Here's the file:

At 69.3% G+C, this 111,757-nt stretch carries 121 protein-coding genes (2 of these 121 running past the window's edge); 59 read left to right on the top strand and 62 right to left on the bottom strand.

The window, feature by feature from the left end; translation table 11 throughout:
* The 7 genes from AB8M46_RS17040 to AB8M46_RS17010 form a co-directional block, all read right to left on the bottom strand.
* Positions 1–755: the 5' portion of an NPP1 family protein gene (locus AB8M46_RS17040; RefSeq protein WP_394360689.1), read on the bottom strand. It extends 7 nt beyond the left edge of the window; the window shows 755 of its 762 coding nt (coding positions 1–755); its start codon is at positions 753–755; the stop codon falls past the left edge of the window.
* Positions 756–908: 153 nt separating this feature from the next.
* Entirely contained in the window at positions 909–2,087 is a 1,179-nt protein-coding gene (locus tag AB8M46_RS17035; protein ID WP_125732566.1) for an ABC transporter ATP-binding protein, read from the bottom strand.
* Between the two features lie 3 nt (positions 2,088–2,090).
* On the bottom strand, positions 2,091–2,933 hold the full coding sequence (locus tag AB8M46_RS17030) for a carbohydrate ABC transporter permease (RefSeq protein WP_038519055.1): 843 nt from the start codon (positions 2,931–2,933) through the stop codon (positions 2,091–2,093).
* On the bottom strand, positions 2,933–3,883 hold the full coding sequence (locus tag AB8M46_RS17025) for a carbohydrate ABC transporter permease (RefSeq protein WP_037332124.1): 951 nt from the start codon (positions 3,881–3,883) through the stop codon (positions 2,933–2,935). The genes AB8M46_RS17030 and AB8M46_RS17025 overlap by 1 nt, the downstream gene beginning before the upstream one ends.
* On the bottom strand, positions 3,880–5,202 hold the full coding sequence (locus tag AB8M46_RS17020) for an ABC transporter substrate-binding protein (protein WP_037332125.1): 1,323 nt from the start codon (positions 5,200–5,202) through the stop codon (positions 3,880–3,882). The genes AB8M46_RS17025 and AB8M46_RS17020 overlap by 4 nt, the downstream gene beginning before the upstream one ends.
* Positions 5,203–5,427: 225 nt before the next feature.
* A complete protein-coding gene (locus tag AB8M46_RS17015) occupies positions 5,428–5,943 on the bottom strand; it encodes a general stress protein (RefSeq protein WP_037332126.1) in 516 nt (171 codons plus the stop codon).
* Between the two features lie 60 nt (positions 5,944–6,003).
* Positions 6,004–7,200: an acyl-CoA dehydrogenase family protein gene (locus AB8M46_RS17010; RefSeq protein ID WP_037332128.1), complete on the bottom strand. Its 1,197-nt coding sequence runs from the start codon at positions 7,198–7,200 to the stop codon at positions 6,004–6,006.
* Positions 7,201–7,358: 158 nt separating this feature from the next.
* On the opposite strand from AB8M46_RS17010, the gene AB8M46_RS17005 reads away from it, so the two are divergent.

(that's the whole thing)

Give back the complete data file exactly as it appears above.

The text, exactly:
At 69.3% G+C, this 111,757-nt stretch carries 121 protein-coding genes (2 of these 121 running past the window's edge); 59 read left to right on the top strand and 62 right to left on the bottom strand.

The window, feature by feature from the left end; translation table 11 throughout:
* The 7 genes from AB8M46_RS17040 to AB8M46_RS17010 form a co-directional block, all read right to left on the bottom strand.
* Positions 1–755: the 5' portion of an NPP1 family protein gene (locus AB8M46_RS17040; RefSeq protein WP_394360689.1), read on the bottom strand. It extends 7 nt beyond the left edge of the window; the window shows 755 of its 762 coding nt (coding positions 1–755); its start codon is at positions 753–755; the stop codon falls past the left edge of the window.
* Positions 756–908: 153 nt separating this feature from the next.
* Entirely contained in the window at positions 909–2,087 is a 1,179-nt protein-coding gene (locus tag AB8M46_RS17035; protein ID WP_125732566.1) for an ABC transporter ATP-binding protein, read from the bottom strand.
* Between the two features lie 3 nt (positions 2,088–2,090).
* On the bottom strand, positions 2,091–2,933 hold the full coding sequence (locus tag AB8M46_RS17030) for a carbohydrate ABC transporter permease (RefSeq protein WP_038519055.1): 843 nt from the start codon (positions 2,931–2,933) through the stop codon (positions 2,091–2,093).
* On the bottom strand, positions 2,933–3,883 hold the full coding sequence (locus tag AB8M46_RS17025) for a carbohydrate ABC transporter permease (RefSeq protein WP_037332124.1): 951 nt from the start codon (positions 3,881–3,883) through the stop codon (positions 2,933–2,935). The genes AB8M46_RS17030 and AB8M46_RS17025 overlap by 1 nt, the downstream gene beginning before the upstream one ends.
* On the bottom strand, positions 3,880–5,202 hold the full coding sequence (locus tag AB8M46_RS17020) for an ABC transporter substrate-binding protein (protein WP_037332125.1): 1,323 nt from the start codon (positions 5,200–5,202) through the stop codon (positions 3,880–3,882). The genes AB8M46_RS17025 and AB8M46_RS17020 overlap by 4 nt, the downstream gene beginning before the upstream one ends.
* Positions 5,203–5,427: 225 nt before the next feature.
* A complete protein-coding gene (locus tag AB8M46_RS17015) occupies positions 5,428–5,943 on the bottom strand; it encodes a general stress protein (RefSeq protein WP_037332126.1) in 516 nt (171 codons plus the stop codon).
* Between the two features lie 60 nt (positions 5,944–6,003).
* Positions 6,004–7,200: an acyl-CoA dehydrogenase family protein gene (locus AB8M46_RS17010; RefSeq protein ID WP_037332128.1), complete on the bottom strand. Its 1,197-nt coding sequence runs from the start codon at positions 7,198–7,200 to the stop codon at positions 6,004–6,006.
* Positions 7,201–7,358: 158 nt separating this feature from the next.
* On the opposite strand from AB8M46_RS17010, the gene AB8M46_RS17005 reads away from it, so the two are divergent.